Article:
The Ekiben, as we have noted above, is one of the most popular bento boxes in Japan. These tasty delightful lunches are served by vendors on train platforms and stations. The Tokyo subway in particular has an amazing variety of Ekiben. If you happen to be in the city, be sure to stop by the Tokyo Main Railway Station.

You will enjoy some amazing bento there, including the popular Beef Domanaka that goes for around 1250 JPY. The bento features a serving of sliced beef dipped in a special sauce. It is topped with some freshly steamed vegetables and finished in tasty fluffy Domanaka rice, sourced directly from Yamagata. The box is sold at the Ekibenya Matsuri, one of the most popular bento shops at the Tokyo Station.

However, in case you want something a little bit authentic, try out the Densho Aji no Oshi-zushi. The bento has been served the same way at the Tokyo Station since 1913. It offers a tasty mackerel fillet dipped in traditional Japanese vinegar and some rice as well.

Train Station Bento in Other Cities

Other major cities in Japan also offer some tasty railway bento boxes too. If you are in Osaka, Eki Marche, located at the Shin-Osaka Station, is highly recommended. Eki Marche is a complex of souvenir shops and restaurants conveniently located on the railway station. The complex has several Ekiben restaurants, including some that specialize in bento boxes from across Japan. You will also find restaurants that focus solely on Osaka inspired bento boxes. Either way, you will enjoy the experience.

As for folks passing by Kyoto via train, the Kintetsu Kyoto Station also has some savory treats for you. The bento boxes are mostly sold inside the Asty Square, a modern state of the art mall located on the station. You will get a great variety to sample there.

Although railway station bento boxes are often associated with busy working-class citizens, they are also a favorite for tourists. There is no better way to see Japan than through the railway. Train station bento boxes are normally served for long-distance train travel. They are designed to showcase the local cuisine. As such, you are going to come across specialized bento boxes specific to the particular train station you are traveling in.

Convenience Store Bento

A lot of convenience stores in major Japanese cities sell bento boxes too. However, we recommend any 7-Eleven locations near you. It’s understandable if you don’t associate convenience store food with superior taste and delicacy. But Japanese 7-Eleven locations have stepped up as far as the bento goes.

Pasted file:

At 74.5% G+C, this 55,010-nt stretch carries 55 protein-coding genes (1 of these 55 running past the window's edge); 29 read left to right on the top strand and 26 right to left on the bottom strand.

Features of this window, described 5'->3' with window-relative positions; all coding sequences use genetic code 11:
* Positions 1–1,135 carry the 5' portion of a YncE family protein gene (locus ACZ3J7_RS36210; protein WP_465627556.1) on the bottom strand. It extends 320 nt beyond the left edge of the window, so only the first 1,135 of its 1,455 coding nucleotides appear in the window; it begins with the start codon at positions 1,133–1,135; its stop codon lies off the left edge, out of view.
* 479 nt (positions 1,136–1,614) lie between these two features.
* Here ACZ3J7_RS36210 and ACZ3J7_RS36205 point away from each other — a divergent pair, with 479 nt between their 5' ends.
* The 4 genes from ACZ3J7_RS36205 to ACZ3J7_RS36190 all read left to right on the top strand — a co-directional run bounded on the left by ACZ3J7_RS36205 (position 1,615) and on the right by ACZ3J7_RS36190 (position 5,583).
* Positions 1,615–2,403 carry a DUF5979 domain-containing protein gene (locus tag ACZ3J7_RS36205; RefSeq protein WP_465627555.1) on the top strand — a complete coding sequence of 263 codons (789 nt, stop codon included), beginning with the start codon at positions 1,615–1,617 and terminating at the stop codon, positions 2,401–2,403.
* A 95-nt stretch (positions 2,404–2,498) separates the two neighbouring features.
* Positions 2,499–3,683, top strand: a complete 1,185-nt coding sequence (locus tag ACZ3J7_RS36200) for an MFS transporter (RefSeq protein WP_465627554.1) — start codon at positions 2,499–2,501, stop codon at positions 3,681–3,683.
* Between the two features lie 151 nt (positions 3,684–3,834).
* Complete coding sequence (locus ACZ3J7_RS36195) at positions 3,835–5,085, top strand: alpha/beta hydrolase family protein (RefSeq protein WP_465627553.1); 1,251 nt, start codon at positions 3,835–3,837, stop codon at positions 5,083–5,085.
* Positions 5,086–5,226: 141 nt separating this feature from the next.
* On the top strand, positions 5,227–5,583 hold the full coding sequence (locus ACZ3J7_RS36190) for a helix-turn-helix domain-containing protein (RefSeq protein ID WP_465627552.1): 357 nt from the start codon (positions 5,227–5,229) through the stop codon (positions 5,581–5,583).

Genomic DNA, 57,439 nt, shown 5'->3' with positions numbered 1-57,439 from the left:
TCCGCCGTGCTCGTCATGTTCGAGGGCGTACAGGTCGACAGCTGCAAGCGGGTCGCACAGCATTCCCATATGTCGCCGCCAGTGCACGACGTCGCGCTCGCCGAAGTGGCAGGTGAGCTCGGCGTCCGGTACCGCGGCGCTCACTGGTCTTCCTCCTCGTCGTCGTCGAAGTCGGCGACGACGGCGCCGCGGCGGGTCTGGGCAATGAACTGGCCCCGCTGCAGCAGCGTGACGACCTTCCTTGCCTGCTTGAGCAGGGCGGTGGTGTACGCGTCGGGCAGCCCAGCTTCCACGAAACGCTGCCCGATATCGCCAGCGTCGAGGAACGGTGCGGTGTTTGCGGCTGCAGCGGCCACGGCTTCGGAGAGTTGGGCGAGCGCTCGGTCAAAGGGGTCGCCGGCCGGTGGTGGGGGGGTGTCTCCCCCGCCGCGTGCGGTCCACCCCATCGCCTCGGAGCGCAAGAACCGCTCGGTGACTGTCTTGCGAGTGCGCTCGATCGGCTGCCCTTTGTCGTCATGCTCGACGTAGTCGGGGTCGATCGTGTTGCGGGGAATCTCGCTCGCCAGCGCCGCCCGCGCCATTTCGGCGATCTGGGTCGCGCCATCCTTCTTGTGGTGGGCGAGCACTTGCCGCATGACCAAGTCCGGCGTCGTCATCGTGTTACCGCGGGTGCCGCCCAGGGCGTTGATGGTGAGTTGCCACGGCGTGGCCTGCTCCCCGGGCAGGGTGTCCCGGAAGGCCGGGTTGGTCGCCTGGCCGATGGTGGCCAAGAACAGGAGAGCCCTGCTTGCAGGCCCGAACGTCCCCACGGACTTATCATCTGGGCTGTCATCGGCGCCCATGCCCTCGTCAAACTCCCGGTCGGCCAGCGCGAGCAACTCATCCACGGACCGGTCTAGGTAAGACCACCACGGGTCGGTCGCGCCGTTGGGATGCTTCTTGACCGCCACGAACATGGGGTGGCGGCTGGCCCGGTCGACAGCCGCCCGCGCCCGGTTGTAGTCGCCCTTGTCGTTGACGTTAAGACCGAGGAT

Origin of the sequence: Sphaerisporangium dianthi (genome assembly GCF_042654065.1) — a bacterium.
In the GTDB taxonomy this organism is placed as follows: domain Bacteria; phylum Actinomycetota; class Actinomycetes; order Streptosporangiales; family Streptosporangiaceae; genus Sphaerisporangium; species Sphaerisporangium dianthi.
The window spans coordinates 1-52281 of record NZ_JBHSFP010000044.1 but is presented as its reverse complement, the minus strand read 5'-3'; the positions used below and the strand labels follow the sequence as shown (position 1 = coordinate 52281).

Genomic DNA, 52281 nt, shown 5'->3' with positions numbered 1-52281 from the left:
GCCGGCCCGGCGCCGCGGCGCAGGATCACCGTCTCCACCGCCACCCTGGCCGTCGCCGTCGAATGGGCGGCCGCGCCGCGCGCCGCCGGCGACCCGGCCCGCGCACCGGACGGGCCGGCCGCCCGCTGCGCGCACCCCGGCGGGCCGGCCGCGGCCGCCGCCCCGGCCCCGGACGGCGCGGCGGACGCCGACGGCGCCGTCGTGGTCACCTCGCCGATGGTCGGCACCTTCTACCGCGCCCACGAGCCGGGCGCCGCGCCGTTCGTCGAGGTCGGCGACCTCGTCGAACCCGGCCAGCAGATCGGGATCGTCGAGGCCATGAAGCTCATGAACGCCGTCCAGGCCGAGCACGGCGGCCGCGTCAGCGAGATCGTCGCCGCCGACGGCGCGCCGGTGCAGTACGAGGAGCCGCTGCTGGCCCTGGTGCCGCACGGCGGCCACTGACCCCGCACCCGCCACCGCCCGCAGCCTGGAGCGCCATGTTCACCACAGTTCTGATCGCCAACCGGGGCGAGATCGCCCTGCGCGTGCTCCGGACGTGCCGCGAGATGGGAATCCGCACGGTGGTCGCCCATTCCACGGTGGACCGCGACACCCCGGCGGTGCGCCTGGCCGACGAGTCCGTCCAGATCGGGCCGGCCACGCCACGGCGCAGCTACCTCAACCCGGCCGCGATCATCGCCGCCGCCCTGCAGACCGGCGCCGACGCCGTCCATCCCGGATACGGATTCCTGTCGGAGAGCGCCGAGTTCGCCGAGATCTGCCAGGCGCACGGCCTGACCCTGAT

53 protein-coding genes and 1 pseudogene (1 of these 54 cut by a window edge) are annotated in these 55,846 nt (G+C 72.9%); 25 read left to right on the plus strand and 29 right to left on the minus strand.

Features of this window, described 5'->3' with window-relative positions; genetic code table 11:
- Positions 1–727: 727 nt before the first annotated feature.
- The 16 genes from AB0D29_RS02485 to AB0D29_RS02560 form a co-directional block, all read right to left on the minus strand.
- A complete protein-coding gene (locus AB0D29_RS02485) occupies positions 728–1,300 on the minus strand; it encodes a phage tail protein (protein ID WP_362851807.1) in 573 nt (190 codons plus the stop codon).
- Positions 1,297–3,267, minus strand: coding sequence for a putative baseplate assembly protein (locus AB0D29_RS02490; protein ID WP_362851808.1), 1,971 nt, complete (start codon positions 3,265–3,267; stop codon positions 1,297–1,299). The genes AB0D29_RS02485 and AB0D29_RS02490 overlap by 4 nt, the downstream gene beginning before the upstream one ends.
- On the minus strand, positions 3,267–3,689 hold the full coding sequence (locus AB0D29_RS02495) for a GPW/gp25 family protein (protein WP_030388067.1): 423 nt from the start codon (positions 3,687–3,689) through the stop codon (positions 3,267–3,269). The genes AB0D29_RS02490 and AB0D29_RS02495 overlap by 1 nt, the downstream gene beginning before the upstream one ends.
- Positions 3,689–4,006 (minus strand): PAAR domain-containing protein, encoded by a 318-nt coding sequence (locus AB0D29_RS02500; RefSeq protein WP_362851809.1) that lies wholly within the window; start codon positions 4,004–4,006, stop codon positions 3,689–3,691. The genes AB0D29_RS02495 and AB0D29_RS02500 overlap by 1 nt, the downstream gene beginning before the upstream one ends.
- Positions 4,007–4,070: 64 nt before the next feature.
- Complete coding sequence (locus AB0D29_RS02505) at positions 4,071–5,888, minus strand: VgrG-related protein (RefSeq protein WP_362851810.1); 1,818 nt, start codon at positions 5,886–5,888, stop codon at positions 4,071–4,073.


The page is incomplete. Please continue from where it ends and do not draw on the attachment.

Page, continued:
Besides, you get the chance to enjoy a great variety of bento boxes too. Convenience store bento boxes are also cheap. For example, try out the Salmon and Spicy Cod Roe on Rice Bento in any Tokyo 7-Eleven for less than 500 JPY. 7-Elevens are located almost everywhere in Japan.

Bentos for Homemade Lunches

So, let’s say you prefer to pack your lunch inside your bento box. Well, you will be happy to know that there are several places to buy quality bento boxes and accessories. Here are some of them;

100 Yen Shops (Hyaku-en Shoppu)

For those of you looking for cheap bento boxes for everyday use, popping into any 100 Yen Shop is advised. These shops carry a variety of bento boxes. However, even though they are dubbed the 100 Yen shop, it doesn’t mean everything is 100 Yen. Most of the bento boxes in these locations sell for more. They can go as high as 300 Yen, but it’s still cheap.

100 Yen Shops are located in shopping malls. There are several chains in Japan too including Daiso, Seria, Can Do, and others. In case you are in Tokyo, be sure to step into The Daiso Diver City. The store plaza is located at the heart of the Japanese capital and would have an array of bento boxes to buy. Daiso also has locations in Kyoto, Osaka, and other major cities in Japan.

Specialty Household Goods Stores

You may also get top quality bento boxes in some of the leading specialty household goods stores in Japan. The great thing about specialty stores is that they offer an excellent variety of bento boxes, including higher-end, more expensive options. Of course, many of these stores exist around the country. But we recommend LOFT Japan.

Bentos Available in Specialty Stores in japan

The specialty store is known for its innovative and amazing variety of household goods. You are likely to get a great selection of bento boxes there. LOFT has over 117 locations around Japan, mostly located in major cities. For those of you in the Tokyo Metro, you can buy quality bento boxes at Shibuya Loft in the city.

Overall, the average cost of bento boxes in the store will range between 1000 Yen and 5000 Yen. The price largely depends on the size of the box, the material it’s made off, and its design. Some wooden boxes, available at Loft, may cost way more than 5000 Yen so be aware of that. You will also get boxes for both children and adults.

Luxurious and Expensive Bento Boxes

For the most part during this article, we have told you that bento boxes are considered a cheaper and healthier alternative by most Japanese people. But how about spending $1000 or more on a bento box? Well, it’s very much possible. Luxury Bento boxers that cost enormous amounts of money are very common in Japan. Here are some that we managed to find: